Funding of science has to be increased by all means. The average age of scientists is rapidly growing. Infrastructure is not being renewed. With regard salaries, scientists likewise doctors, nurses and people engaged in the sphere of culture, belong to the layer of intellectual proletariat. This attitude first of all negatively affects the quality of university education, and consequently also the level of general education. Attempts of the government to save the situation in education at the lowest level, by only raising teachers’ salaries, won’t bring the expected results. Besides, lacking highly skilled specialists, Latvia’s economy would become fully dependent on foreign investors and foreign firms, state administration would be left without experts, but national economy and social sphere – without high technologies and prospects for development.

The authorities have listened to the proofs of scientists with understanding, yet no action followed, and the national budget for 2001 does not foresee additional resources to support science.

A week ago, we discussed two important concepts at the meeting of the Academy: a concept for sustainable development of Latvia and a concept for innovations of Latvia.

Participants expressed concern that foreign investments would come fully ignoring local scientists, their recommendations and products. Apparently in many cases the state, the Cabinet of Ministers and ministries should offer state support programmes. The Saeima and the Cabinet have to take a political decision certifying that science in general and innovative science in particular is a national priority, likewise the European Union decided about the knowledge based economy in Lisbon last year. For this priority to match, to the effect of political support, Latvia’s progress to the NATO and for Latvia to have not only a common employment area with the EU, but also a common knowledge and research area, as it has already been declared.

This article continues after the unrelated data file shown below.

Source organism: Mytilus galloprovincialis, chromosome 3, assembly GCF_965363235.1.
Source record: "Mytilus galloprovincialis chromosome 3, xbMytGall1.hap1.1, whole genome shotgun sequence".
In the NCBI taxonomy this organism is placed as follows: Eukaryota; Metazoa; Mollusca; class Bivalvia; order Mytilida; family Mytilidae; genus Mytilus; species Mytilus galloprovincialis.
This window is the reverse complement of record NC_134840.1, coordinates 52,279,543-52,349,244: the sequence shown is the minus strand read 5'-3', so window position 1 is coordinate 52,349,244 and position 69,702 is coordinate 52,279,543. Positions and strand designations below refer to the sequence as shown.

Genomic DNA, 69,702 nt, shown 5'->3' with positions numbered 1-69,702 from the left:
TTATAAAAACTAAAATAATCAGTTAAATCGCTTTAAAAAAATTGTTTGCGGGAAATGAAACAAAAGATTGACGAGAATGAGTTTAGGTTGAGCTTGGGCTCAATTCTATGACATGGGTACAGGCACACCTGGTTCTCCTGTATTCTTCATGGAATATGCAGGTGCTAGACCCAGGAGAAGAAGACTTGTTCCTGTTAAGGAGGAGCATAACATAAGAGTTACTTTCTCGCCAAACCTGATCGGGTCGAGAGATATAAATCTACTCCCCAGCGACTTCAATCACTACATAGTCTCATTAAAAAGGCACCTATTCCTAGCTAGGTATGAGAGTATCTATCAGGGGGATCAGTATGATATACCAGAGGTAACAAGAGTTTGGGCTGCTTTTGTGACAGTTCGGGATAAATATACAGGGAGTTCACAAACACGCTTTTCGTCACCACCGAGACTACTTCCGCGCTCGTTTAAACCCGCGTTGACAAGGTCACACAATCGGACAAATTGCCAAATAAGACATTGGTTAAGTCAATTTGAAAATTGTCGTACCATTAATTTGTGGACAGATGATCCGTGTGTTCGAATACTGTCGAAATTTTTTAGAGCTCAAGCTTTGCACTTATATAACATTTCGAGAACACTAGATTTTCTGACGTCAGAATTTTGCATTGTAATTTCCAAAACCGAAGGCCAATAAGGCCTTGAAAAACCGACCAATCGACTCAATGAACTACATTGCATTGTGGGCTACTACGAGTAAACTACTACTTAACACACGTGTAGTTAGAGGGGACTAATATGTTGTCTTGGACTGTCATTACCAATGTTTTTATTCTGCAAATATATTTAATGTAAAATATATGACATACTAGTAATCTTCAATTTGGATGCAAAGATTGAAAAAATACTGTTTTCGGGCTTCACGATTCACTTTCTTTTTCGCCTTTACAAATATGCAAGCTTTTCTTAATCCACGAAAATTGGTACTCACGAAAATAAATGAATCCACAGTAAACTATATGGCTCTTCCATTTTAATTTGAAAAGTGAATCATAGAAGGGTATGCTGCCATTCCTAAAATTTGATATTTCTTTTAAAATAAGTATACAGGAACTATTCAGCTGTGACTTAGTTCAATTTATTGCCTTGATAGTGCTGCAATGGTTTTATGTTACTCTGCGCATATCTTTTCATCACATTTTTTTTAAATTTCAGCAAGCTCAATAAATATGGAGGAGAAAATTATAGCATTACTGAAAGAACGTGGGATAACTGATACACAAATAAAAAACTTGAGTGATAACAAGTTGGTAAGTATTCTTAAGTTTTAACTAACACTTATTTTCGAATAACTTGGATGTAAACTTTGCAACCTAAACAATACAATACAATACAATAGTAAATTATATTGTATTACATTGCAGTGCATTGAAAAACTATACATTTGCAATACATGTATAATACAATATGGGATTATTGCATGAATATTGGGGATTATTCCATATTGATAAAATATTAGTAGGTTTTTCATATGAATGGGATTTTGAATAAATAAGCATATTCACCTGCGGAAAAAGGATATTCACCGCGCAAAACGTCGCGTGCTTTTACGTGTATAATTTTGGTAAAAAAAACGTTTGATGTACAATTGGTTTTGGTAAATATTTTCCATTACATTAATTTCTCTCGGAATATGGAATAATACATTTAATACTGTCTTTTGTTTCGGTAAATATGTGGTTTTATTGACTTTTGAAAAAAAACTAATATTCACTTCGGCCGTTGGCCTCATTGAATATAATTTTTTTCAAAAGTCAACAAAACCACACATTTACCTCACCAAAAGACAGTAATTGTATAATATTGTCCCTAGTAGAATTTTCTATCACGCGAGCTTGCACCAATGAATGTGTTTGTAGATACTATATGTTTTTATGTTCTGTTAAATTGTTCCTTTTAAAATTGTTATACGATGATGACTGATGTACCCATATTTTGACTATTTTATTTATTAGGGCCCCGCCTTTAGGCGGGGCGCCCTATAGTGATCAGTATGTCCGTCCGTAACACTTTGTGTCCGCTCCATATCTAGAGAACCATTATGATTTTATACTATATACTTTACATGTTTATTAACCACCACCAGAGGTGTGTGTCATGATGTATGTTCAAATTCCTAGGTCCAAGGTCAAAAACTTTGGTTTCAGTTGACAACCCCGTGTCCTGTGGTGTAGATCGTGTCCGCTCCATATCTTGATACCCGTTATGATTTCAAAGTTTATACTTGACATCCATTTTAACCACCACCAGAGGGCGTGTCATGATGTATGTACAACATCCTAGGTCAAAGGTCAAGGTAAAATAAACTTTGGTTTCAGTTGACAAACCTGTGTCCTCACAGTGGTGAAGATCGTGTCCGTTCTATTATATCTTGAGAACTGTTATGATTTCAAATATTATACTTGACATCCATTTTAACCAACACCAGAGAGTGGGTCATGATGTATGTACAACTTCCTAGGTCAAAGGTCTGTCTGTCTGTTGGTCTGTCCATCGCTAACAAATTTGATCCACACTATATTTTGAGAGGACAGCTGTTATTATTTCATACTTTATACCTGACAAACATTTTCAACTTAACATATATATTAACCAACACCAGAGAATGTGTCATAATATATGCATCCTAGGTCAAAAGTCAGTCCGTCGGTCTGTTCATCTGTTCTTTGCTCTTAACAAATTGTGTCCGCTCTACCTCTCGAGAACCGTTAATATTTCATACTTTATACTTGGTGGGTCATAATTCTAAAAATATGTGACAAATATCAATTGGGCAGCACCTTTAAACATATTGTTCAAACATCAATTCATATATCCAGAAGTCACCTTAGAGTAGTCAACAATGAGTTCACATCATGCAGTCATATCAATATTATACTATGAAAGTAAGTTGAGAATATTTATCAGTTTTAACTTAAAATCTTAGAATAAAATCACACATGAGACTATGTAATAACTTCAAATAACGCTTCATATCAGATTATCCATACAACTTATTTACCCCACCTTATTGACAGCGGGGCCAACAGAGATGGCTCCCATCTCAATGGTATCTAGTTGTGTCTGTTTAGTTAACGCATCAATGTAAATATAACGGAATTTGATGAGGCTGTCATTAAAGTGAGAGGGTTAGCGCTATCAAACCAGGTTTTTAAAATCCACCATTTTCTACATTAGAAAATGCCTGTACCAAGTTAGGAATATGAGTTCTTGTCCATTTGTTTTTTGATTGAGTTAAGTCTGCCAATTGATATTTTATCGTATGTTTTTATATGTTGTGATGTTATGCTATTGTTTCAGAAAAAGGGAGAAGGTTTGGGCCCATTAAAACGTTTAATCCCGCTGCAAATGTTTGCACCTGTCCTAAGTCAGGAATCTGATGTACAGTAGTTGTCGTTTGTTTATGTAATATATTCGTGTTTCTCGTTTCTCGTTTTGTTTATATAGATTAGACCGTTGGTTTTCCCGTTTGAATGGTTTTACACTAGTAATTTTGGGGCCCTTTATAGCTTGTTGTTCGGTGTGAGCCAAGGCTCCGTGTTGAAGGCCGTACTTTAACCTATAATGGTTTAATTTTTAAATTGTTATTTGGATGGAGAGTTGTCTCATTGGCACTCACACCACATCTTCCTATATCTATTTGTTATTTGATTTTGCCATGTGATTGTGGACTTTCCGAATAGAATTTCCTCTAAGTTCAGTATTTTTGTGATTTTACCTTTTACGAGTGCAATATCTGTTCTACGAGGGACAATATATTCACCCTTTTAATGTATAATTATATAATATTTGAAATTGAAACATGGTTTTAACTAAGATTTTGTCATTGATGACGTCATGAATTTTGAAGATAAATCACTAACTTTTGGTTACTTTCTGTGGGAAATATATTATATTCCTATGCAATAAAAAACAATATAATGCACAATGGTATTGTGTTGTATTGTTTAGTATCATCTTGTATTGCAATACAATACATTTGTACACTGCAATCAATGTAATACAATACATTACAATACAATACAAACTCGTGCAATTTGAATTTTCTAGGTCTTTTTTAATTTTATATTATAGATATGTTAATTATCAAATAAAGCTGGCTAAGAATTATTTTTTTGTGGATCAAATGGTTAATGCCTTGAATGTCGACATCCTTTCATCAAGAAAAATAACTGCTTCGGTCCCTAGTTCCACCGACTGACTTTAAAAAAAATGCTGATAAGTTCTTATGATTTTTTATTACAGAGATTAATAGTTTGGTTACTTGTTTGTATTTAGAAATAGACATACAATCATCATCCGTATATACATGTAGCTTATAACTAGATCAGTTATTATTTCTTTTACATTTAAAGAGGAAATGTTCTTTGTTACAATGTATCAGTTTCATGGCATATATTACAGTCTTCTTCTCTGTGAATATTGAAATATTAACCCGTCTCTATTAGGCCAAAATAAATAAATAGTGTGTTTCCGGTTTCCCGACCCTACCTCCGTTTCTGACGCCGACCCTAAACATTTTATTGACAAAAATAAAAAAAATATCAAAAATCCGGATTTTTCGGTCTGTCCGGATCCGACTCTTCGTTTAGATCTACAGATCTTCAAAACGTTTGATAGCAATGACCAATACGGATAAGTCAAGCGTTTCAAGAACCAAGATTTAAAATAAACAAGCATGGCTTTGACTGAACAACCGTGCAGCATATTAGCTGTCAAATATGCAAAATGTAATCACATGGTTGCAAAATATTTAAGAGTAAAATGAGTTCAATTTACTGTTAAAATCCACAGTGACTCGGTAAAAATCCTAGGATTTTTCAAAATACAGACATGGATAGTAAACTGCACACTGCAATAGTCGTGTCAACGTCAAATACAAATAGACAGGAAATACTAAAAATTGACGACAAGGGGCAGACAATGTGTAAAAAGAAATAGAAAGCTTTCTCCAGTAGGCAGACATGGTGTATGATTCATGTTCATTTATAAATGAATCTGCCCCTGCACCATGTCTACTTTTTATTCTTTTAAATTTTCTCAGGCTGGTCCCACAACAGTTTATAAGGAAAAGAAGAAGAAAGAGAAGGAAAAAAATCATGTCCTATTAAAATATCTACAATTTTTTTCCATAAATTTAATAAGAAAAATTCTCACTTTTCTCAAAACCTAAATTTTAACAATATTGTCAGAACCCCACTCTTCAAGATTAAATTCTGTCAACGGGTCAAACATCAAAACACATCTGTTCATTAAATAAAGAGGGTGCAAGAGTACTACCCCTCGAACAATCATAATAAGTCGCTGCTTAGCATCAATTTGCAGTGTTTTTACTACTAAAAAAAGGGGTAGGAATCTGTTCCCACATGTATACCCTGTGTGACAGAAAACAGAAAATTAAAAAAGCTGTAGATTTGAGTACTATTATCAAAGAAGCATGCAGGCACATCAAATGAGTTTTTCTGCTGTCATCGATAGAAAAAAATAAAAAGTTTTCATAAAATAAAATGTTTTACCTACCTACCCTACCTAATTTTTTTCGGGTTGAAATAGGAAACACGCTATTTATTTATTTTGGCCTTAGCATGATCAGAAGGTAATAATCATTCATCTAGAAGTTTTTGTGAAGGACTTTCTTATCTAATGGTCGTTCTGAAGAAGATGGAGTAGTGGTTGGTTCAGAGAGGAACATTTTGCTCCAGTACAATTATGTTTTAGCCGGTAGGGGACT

One more quotation from the academic speech by the President of Latvia – “in making the policy of the state, the self-evident truth is to be understood and admitted that resources spent for education and science are not the expenses like those, e. g., spent on fuel that is used for heating at a given moment, and that uses the allotted money and it has as if gone up on smoke. Here it’s not the case. A large portion of resources spent in these fields should be considered as an investment. It will by all means be a long-term investment that will start bearing fruit only in several years. So it will be the investment with a certain risk factor, since it is not possible to foresee in advance, which priority or which field will turn out to be more perspective. However, it is more than clear that it is the investment nobody can do without”.

Mr. Prime Minister, Mr. Minister, we wish to regularly reiterate these self-evidences and guarantee that we will try to make good use of the resources allotted for science. We are very pleased to learn about your readiness to start a dialogue, which was particularly well seen during the last month. I think we could come to terms as to which fields deserve additional support, and could form working groups to work out quite concrete proposals already for the next budget.

In case in the tenth year of restored independence Latvia sees a strategic change for a knowledge based country, towards science, education, advanced technologies, correct understanding of basic sciences and national sciences, in case the wonder happens, our life and efforts would have not been in vain. In a long-term perspective such an approach would bear a lot of new fruit for Latvia, would give strong dynamics to all Baltic region.